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Year : 2022  |  Volume : 31  |  Issue : 2  |  Page : 182-186

Effects of birth preparedness and complication readiness on pregnancy outcome in Nigeria

1 Department of Obstetrics and Gynecology, College of Medicine, University of Nigeria, Ituku-Ozalla, Enugu, Nigeria
2 Department of Family Medicine, University of Nigeria Teaching Hospital, Ituku-Ozalla, Enugu, Nigeria
3 Department of Family Medicine, Federal Teaching Hospital, Abakiliki, Nigeria
4 Department of Family Medicine, Aminu Kano Teaching Hospital, Kano, Nigeria
5 Department of Obstetrics and Gynaecology, College of Health Sciences, Nnamdi Azikiwe University, Nnewi Campus, Anambra, Nigeria

Correspondence Address:
Dr. Chioma Roseline Umeh
Department of Family Medicine, University of Nigeria Teaching Hospital, Ituku-Ozalla, Enugu
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Source of Support: None, Conflict of Interest: None

DOI: 10.4103/NJM.NJM_196_21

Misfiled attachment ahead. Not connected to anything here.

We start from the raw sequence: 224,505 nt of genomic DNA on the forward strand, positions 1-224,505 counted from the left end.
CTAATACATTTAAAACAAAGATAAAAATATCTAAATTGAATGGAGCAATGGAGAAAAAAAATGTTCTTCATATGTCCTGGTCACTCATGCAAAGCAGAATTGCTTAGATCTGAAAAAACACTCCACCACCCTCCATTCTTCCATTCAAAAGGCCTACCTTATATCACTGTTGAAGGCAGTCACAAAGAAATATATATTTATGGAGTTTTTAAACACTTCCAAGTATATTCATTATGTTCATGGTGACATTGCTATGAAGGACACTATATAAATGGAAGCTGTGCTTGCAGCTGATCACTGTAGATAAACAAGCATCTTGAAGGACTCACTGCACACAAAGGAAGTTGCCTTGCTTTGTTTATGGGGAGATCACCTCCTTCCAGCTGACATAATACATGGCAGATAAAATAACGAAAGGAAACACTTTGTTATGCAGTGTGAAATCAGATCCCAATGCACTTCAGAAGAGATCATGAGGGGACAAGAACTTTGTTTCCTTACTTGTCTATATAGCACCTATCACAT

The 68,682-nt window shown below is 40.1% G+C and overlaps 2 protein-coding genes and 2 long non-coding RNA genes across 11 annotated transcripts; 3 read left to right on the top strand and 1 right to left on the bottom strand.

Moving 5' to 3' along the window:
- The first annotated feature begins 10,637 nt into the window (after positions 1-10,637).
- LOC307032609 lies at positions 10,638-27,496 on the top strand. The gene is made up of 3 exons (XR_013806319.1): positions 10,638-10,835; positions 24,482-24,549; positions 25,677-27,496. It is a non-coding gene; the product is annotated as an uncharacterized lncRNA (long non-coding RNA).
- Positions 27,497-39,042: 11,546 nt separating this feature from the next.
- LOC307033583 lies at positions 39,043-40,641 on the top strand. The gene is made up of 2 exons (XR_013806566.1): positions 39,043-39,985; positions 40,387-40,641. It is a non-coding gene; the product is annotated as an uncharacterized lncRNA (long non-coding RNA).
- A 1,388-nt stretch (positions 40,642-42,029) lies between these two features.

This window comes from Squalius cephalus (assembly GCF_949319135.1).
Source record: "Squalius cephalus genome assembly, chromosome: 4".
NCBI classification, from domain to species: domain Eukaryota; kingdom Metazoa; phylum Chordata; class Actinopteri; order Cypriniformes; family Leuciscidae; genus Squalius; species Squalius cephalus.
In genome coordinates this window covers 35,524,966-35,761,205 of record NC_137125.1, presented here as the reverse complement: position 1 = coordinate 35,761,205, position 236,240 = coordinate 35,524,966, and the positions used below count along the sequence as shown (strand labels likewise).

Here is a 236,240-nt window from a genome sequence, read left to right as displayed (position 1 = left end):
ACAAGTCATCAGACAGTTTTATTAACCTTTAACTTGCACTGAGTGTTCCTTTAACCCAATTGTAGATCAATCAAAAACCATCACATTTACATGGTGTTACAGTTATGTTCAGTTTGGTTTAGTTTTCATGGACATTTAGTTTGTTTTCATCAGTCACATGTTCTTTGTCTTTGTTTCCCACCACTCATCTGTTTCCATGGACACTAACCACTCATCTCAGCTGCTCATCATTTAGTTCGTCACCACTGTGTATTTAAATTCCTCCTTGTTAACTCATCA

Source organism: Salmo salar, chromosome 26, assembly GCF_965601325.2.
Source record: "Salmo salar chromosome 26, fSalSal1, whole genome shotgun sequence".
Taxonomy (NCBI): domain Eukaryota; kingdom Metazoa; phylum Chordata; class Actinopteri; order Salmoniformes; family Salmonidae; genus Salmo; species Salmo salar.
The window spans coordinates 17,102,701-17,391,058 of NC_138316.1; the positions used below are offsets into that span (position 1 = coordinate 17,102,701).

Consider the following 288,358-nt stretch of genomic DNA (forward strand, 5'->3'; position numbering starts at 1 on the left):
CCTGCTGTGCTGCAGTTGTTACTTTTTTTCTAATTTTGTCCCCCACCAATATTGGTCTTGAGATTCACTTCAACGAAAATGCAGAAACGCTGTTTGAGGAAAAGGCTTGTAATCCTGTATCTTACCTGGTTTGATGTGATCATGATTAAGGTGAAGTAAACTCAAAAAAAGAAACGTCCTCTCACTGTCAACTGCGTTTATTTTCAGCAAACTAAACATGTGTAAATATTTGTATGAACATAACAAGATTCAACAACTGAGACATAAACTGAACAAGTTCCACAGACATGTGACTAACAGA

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Background: Birth preparedness and complication readiness (BPCR), a component of focused antenatal care, has a great potential to reducing maternal and newborn deaths in low-income countries. However, the success of this strategy is not well known in most of sub-Saharan Africa, and the effectiveness of the strategy has not been widely studied. Aims: This study aimed at evaluating the effects of BPCR on pregnancy outcome. Materials and Methods: This was an observational cohort study of eligible consecutive pregnant women presenting in labour at a tertiary hospital in Abakaliki, Nigeria. Maternal and neonatal outcomes of labour were compared between women who had a birth plan (n = 115) and a control group without a birth plan (n = 115). Results: The mean age of the parturients was 27.87 ± 5.20 years. Women who had a birth plan were less likely to have postpartum anaemia (P < 0.001), receive blood transfusion (P < 0.001), and have prolonged hospital stay (P = 0.03). Their neonates were at less risk of low birth weight (P = 0.02) and admission into newborn special care unit (P = 0.003). There was no association between BPCR and incidence of Caesarean section (P = 0.65) and maternal satisfaction (P = 0.20). Conclusion: The practice of BPCR in Abakaliki, Nigeria, is associated with some favourable maternal and neonatal outcomes. The study findings indicate the need for more advocacies for adequate implementation of BPCR during pregnancy in Nigeria.

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